28 November 2015


jeremiah 33:14-16; 1 thessalonians 3:12–4:2; luke 21:25-28, 34-36

when mike got cancer, his oncologist gave him a 50/50 chance of recovery after surgery and chemotherapy. his counsellor gave him an 80/20 chance. for him, the person who could accept the reality and have hope had a better chance of recovery. he believed that mike had a very good chance because after listening to his doctor about surgery and further therapy, he had set up a game of golf on the first reasonable date. he was looking to the future realistically, and with hope.

look at the future realistically and with hope! this is the message of the readings today.
jeremiah is preaching at a time of national and personal distress: jerusalem is under siege and he is in prison. he recognizes that the destruction of jerusalem and the exile are imminent. but there will be an advent of life. jeremiah foresees that a «shoot» will bud from the old stalk of david. this «shoot» will be someone who will bring about peace with justice. there will be a total recovery of national and religious stability. the present is bleak; jeremiah looks at it squarely and looks to the future with hope.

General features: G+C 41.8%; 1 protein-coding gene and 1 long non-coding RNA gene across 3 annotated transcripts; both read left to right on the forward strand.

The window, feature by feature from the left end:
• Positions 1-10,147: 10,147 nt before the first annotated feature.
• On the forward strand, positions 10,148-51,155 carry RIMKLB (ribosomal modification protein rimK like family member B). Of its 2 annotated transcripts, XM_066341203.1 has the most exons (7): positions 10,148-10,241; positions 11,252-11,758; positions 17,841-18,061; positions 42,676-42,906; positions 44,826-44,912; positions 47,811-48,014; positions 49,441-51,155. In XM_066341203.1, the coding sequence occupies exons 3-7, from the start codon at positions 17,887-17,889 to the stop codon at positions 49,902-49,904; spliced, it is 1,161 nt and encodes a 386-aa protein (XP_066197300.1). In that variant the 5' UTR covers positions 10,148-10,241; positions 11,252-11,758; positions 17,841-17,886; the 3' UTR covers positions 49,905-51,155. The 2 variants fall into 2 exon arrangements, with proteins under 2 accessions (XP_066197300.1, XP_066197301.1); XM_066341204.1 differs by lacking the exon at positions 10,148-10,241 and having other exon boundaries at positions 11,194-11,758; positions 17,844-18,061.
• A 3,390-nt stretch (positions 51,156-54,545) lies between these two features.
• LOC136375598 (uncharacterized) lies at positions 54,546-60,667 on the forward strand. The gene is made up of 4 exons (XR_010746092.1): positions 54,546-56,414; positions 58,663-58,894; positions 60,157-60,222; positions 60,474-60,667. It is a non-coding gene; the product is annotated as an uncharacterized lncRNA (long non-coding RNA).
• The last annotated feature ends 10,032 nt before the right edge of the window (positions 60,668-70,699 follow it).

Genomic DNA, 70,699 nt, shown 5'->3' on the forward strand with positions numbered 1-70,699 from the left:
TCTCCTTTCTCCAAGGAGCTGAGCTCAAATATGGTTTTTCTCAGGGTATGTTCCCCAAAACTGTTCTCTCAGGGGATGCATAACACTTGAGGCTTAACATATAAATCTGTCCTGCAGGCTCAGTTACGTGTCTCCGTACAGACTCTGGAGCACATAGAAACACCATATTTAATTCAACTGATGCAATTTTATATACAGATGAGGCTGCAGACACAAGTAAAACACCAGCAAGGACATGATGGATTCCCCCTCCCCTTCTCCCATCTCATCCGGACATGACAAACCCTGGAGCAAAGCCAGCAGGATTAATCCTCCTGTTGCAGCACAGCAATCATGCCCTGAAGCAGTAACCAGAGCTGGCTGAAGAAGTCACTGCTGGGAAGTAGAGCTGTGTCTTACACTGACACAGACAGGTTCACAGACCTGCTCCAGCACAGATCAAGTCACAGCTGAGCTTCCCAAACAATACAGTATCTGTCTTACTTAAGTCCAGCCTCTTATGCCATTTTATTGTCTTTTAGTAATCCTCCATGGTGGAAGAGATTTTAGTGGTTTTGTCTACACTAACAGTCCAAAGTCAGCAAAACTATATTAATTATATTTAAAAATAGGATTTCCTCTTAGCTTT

JESUS predicts the total collapse of jerusalem, which has been the symbol of GOD’s eternal fidelity. but he encourages his disciples to stand firm, because he is the «shoot of david» who will re-establish order and recovery of identity. JESUS paints a grim view of the future not to paralyse his listeners with fear but to call them to faith, prayer, and hopeful waiting; he invites them to be attentive to their disorders.
st paul urges the thessalonians to grow in love for another and to grow in holiness during this period of waiting.

how will i spend this season of advent: 
will i lament the present or will i look at it realistically and at the future with hope? what are the disorders and dissipation i need to remove from my life? how will i grow in love and holiness?